It is commonly accepted wisdom that tax rules are complicated. This belief is well supported by the conflicting tax rules that apply to business owners, depending on their participation in the business. Let me try to make some sense of these conflicting rules.

Overview

Business owners may be active in their business. This means they are hands-on and are involved in day-to-day activities. Other business owners may be mere investors, adding their capital but not their labor. The following are various rules that take into account whether owners do or do not work in their businesses.

Qualified business income deduction

The 20% deduction for qualified business income (QBI) applies to owners of pass-through entities. There is no requirement that they do or do not participate in the daily operations of the business in order to claim this personal deduction based on their share of business income. If they participate (e.g., they are an S corporation shareholder who receives a salary), this factors into the QBI determination. For example, salary to an S corporation shareholder is not an item allowed in determining QBI, but the salary does count as wages for purposes of W-2 wages used in the formula for the QBI deduction.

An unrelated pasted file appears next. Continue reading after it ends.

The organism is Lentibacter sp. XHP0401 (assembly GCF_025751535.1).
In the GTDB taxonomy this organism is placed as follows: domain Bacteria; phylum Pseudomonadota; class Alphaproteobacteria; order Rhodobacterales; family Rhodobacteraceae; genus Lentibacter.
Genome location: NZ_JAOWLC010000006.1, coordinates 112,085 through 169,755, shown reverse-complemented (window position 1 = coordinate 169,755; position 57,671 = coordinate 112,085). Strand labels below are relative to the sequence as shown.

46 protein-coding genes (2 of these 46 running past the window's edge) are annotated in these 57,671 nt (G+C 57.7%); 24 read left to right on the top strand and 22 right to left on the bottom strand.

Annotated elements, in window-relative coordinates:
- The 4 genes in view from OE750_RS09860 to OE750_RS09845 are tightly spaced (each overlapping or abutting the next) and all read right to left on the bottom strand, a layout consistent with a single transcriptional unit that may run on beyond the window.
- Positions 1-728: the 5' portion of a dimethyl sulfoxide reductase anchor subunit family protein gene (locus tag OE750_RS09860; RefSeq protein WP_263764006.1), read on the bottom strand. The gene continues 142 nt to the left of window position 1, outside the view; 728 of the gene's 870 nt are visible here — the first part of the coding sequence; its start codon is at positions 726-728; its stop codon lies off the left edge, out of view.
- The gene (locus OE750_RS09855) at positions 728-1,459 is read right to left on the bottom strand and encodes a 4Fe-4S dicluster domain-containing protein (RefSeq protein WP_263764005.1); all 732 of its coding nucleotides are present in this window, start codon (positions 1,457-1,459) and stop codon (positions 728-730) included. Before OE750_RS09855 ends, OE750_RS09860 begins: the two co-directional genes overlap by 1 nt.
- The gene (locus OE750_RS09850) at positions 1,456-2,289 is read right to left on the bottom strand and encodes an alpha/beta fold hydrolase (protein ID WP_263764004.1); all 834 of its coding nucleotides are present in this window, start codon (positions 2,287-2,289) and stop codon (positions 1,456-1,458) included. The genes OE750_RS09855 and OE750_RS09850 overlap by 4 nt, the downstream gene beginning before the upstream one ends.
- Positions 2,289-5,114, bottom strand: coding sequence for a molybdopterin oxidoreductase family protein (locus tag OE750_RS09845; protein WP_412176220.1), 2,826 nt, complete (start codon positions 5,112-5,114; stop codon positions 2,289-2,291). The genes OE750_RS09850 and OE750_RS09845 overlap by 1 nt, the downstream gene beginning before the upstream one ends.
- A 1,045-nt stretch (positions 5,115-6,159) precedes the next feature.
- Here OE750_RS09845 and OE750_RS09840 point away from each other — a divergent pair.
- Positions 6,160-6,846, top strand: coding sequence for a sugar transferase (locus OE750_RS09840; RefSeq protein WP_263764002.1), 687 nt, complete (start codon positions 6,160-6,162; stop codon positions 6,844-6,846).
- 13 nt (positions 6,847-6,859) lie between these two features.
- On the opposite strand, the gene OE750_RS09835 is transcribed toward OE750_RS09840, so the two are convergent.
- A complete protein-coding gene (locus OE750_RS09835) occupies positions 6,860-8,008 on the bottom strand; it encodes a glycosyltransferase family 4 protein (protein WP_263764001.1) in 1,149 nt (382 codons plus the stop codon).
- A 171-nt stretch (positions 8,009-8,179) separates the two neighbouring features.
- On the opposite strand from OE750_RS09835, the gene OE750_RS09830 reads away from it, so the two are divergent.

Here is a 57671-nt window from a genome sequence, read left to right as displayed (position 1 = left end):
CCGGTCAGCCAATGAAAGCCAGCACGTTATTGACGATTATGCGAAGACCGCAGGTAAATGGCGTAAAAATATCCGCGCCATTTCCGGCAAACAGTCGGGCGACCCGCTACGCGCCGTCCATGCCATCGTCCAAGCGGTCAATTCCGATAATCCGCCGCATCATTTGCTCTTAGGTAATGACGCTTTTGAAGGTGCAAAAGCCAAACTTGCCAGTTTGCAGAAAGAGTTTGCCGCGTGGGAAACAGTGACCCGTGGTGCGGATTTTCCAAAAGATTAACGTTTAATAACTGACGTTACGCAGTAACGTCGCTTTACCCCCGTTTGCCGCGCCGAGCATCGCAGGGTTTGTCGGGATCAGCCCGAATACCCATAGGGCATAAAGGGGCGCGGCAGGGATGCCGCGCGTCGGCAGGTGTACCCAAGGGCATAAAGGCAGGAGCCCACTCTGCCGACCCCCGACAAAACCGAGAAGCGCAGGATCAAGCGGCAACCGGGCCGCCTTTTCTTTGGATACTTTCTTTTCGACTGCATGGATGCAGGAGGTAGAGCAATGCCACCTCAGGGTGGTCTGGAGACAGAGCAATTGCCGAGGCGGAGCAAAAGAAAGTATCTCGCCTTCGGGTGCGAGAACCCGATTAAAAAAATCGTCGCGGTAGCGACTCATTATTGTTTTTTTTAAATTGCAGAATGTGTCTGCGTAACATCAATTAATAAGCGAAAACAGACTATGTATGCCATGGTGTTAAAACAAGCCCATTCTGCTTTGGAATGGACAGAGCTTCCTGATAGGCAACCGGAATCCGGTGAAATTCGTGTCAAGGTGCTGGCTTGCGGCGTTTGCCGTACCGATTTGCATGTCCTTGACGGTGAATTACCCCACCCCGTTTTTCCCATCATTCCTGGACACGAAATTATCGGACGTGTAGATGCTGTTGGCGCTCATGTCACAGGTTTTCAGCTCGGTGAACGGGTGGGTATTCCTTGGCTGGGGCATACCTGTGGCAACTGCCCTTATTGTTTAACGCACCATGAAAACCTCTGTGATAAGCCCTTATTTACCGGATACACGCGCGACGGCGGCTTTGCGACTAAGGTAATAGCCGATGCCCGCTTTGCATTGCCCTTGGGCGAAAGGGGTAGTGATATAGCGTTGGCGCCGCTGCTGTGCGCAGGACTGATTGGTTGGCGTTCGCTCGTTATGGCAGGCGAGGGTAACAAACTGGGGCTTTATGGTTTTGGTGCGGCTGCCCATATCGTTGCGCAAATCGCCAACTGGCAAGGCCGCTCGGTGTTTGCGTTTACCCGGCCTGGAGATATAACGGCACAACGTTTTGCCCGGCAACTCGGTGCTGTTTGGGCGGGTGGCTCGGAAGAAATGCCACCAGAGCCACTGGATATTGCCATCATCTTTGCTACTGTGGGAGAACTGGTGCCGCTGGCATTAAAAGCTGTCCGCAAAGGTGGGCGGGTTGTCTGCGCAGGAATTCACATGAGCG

Net investment income deduction

The 3.8% net investment income (NII) tax depends entirely on an owner’s participation in the business. Only income from a business in which the taxpayer does not materially participate is treated as investment income and potentially subject to the NII tax. The determination of material participation is made using the passive activity loss rules (below).